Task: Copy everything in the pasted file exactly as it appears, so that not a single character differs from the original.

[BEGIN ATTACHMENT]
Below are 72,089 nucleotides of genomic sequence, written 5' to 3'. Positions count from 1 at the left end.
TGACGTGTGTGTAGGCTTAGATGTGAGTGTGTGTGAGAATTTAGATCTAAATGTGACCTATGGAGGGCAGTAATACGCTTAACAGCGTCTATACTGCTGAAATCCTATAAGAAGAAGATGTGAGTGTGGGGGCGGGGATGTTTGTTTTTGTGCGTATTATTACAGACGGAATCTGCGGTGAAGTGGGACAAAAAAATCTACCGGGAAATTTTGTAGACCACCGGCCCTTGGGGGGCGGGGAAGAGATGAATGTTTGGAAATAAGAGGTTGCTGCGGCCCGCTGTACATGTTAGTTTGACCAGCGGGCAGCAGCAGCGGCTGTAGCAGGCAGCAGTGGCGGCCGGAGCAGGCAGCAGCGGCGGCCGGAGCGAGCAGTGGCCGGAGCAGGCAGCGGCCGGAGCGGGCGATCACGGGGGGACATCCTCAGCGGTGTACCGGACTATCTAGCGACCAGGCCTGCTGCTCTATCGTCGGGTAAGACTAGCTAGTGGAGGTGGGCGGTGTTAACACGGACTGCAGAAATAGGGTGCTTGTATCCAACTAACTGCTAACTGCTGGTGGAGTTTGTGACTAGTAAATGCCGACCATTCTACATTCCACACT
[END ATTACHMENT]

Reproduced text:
Below are 72,089 nucleotides of genomic sequence, written 5' to 3'. Positions count from 1 at the left end.
TGACGTGTGTGTAGGCTTAGATGTGAGTGTGTGTGAGAATTTAGATCTAAATGTGACCTATGGAGGGCAGTAATACGCTTAACAGCGTCTATACTGCTGAAATCCTATAAGAAGAAGATGTGAGTGTGGGGGCGGGGATGTTTGTTTTTGTGCGTATTATTACAGACGGAATCTGCGGTGAAGTGGGACAAAAAAATCTACCGGGAAATTTTGTAGACCACCGGCCCTTGGGGGGCGGGGAAGAGATGAATGTTTGGAAATAAGAGGTTGCTGCGGCCCGCTGTACATGTTAGTTTGACCAGCGGGCAGCAGCAGCGGCTGTAGCAGGCAGCAGTGGCGGCCGGAGCAGGCAGCAGCGGCGGCCGGAGCGAGCAGTGGCCGGAGCAGGCAGCGGCCGGAGCGGGCGATCACGGGGGGACATCCTCAGCGGTGTACCGGACTATCTAGCGACCAGGCCTGCTGCTCTATCGTCGGGTAAGACTAGCTAGTGGAGGTGGGCGGTGTTAACACGGACTGCAGAAATAGGGTGCTTGTATCCAACTAACTGCTAACTGCTGGTGGAGTTTGTGACTAGTAAATGCCGACCATTCTACATTCCACACT